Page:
Director Nancy Black and dancer/ pupeteer Duda Paiva first met at the Victorian College of the Arts. In 2014 the pair embarked on a development of the work BLIND at Theatre Works. Upon watching the work unfold, Creative Producer Daniel Clarke knew it had to be part of Theatre Works’ program. BLIND premiered at Festival Mondial des Théâtres de Marionnettes (France) in 2015 to much acclaim, before touring extensively throughout Europe. The Theatre Works season marks it’s Australian premiere.
The solo work draws on Duda Paiva’s childhood in Brazil, when he was temporarily blinded by disease, subjected to painful experiments and ruthlessly rejected by society. Combining puppetry, dance and audience interaction, BLIND is Duda’s personal story of discovery, empowerment and healing. Read on to hear from Nancy and Duda.
Nancy – Tell us how the unique partnership with Duda Paiva came about
We first met in 2009, when Duda came to the Victorian College of Arts to teach. We liked each other enormously and thought even then that we would like to work together. We stayed in touch. Then in 2014 Duda invited me to collaborate with him on a new show. And so began an amazing voyage, moving from one story idea to another, emails flying across continents, residencies both here and in Europe. Then, in a development period at Theatre Works, we discovered our mutual links to disability. It was clear to me that this would form the backbone of our piece. Both of us wanted to approach the subject from a theatrical stand point; it was not to be issue-based. We worked slowly, on the floor and on paper, painstakingly so, many stops and starts, and many wonderful revelations. We experimented with the audience relationship; we discovered how rich it could be. Gradually it came together.
Duda – Tell us about the challenges and celebrations of presenting such a personal work on stage
It’s like a remake of my own story with the input of an audience. The many different ways the audience react makes it a new experience each time we perform. I invited Nancy Black to direct the show due to her own experience in the subject of disability and her love towards cross-art-form. She brought the challenge and the courage of touching a difficult subject (for me) with grace and intelligence. The format of the spectacle, having part of the audience on stage, also adds to the beauty of the proximity of intimacy between performer and puppet. This intimacy is something I’ve been seeking for a long time.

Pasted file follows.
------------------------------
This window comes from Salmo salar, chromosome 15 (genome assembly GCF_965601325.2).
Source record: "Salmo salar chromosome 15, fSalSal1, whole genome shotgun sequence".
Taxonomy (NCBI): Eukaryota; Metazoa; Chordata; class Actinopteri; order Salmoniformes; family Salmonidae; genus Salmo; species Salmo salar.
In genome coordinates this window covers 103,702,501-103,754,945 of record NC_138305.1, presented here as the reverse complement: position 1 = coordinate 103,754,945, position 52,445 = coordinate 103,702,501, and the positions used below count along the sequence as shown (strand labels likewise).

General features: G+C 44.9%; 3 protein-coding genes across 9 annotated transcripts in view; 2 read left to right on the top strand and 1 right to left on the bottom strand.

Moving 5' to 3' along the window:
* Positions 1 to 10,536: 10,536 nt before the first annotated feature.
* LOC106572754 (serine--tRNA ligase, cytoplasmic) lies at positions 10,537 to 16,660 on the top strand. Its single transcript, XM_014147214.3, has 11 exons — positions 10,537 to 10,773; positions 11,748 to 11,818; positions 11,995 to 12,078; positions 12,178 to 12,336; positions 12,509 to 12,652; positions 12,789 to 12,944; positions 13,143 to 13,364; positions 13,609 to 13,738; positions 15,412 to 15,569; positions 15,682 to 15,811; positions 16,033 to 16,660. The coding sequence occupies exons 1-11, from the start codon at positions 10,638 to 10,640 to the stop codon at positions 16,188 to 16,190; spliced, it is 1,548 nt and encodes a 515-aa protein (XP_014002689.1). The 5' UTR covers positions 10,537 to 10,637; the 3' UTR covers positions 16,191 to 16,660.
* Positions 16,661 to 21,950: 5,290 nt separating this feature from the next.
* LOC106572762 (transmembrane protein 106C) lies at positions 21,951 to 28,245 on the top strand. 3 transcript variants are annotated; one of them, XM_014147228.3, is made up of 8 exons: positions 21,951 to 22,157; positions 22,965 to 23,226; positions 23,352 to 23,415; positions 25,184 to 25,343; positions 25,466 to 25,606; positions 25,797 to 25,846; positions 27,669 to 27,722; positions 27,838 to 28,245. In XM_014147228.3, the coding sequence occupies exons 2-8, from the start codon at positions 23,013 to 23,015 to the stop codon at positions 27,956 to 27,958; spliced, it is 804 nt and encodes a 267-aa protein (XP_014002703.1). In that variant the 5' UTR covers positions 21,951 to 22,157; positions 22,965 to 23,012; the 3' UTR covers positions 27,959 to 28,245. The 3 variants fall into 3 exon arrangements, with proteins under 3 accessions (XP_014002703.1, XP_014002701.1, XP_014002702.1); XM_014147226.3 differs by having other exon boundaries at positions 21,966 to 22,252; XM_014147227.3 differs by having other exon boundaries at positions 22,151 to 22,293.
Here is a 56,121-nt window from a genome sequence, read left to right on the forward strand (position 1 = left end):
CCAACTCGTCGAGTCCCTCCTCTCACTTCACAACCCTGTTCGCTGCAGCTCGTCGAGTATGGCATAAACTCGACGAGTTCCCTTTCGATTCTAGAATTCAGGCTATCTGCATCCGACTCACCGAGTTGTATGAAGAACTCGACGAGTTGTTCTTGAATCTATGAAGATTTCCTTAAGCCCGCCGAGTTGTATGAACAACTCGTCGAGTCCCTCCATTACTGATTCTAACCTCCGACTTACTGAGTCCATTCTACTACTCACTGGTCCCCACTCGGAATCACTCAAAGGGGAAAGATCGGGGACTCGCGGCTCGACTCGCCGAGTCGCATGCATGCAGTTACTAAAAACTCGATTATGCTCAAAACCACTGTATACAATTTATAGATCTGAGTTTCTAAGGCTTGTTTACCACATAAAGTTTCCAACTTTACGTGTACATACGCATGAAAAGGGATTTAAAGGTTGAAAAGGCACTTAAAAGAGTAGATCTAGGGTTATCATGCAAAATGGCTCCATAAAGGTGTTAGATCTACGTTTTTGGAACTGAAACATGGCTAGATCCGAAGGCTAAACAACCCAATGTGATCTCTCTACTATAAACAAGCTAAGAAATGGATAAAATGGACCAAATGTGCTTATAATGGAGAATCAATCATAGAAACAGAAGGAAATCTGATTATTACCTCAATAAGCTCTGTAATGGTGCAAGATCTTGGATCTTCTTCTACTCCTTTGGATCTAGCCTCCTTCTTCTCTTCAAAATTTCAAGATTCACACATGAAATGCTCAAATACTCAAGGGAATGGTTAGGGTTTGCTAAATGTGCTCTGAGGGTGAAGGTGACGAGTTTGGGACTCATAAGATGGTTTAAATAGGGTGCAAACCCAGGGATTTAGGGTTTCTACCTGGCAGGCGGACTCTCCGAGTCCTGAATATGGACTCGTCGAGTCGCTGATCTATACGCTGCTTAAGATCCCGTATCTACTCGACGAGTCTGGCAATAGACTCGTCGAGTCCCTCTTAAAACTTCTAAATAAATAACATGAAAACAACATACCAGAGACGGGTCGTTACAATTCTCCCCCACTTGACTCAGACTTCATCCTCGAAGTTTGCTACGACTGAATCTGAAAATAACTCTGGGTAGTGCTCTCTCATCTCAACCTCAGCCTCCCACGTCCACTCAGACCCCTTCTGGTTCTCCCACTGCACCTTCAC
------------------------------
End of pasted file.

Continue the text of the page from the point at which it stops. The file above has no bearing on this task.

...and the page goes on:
Duda – Why do you choose to work with puppets? What role do the puppets play?
The choice is theirs (the puppets). Through the years I found out that my choice of using puppets is secondary. Once you bring life to these figures they no longer are just puppets, they have their own aura, perhaps I should call them living sculptures. In this spectacle I celebrate the very core of what I found by working with them: a sense of calmness as if somebody is guiding me through the darkness, they can see while I keep my eyes closed and rested. That’s the feeling I had when I was in full darkness for two years. A strange sensation of complete surrender takes over me. Puppets help me to transform traumatic experiences or any kind of story into art; therefore there is a power of transformation about them that is extremely theatrical and compelling.